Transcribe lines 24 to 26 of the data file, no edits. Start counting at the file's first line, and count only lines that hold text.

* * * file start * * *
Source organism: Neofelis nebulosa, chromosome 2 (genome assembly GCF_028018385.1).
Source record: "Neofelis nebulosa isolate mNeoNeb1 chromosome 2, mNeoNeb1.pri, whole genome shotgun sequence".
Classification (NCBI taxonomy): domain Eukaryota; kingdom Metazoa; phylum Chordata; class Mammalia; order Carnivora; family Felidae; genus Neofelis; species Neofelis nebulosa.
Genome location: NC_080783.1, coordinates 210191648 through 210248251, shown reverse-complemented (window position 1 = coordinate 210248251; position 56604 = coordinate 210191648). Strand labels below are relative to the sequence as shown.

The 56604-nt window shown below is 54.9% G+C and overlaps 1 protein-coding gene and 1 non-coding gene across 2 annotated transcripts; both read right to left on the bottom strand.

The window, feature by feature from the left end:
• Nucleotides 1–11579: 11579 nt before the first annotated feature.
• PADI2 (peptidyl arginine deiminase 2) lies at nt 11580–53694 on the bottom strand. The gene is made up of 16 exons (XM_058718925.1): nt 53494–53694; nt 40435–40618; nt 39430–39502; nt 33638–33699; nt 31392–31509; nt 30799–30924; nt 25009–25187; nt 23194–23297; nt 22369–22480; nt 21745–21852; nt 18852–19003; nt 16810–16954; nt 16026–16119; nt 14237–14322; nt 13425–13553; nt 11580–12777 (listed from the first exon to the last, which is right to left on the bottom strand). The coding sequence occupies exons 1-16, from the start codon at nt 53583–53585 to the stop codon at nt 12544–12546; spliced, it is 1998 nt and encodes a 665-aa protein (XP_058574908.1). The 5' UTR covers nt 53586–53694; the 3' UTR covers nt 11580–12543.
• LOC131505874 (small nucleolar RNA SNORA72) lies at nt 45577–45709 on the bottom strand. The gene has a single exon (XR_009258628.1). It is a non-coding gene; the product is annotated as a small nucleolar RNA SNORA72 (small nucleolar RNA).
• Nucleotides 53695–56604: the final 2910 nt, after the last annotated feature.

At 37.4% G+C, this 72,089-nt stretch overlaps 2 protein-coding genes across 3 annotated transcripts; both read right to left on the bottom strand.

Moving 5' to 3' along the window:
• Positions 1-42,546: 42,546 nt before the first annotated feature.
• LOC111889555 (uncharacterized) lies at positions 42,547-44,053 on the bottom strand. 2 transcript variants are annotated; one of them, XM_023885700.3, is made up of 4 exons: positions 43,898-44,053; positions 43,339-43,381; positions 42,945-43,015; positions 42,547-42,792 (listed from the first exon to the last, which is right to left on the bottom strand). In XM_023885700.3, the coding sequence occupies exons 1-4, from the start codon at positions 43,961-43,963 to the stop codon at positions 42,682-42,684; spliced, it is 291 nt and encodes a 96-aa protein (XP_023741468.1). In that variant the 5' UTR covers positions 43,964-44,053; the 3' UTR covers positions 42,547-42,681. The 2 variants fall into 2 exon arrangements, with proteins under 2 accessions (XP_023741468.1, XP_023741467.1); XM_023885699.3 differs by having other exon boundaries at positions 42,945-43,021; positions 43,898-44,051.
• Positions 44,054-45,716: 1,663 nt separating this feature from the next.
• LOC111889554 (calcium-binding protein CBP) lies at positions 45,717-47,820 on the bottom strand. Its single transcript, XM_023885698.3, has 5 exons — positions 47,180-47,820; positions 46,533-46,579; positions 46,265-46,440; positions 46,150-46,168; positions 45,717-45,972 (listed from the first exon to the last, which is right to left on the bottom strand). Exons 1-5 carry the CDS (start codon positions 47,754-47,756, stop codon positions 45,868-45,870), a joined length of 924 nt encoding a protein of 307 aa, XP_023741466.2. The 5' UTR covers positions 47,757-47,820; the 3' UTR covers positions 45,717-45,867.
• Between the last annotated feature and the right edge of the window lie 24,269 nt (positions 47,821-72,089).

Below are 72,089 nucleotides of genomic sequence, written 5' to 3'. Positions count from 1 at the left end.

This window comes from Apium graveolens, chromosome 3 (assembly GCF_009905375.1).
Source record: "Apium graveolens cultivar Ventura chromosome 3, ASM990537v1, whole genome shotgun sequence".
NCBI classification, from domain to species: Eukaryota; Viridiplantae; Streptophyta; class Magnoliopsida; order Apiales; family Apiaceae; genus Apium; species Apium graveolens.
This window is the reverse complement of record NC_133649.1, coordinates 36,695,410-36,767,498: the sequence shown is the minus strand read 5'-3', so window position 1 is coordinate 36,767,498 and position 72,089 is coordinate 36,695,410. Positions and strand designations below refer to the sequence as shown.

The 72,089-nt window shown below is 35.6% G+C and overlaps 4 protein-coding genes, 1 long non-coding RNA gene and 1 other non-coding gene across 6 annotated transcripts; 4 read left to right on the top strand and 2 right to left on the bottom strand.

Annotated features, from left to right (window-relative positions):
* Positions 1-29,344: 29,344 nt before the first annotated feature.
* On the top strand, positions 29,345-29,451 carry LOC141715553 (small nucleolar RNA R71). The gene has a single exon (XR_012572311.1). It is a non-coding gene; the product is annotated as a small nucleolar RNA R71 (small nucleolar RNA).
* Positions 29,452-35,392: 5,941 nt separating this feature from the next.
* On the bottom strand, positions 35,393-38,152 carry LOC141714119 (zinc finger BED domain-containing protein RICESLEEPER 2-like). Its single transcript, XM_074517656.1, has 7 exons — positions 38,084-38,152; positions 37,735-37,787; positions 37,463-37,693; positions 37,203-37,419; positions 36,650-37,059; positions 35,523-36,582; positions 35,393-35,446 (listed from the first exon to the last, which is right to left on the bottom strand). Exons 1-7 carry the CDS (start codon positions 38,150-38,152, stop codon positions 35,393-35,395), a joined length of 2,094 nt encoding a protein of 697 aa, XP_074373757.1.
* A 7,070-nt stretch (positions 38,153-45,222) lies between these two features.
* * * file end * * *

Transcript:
Annotated features, from left to right (window-relative positions):
* Positions 1-29,344: 29,344 nt before the first annotated feature.
* On the top strand, positions 29,345-29,451 carry LOC141715553 (small nucleolar RNA R71). The gene has a single exon (XR_012572311.1). It is a non-coding gene; the product is annotated as a small nucleolar RNA R71 (small nucleolar RNA).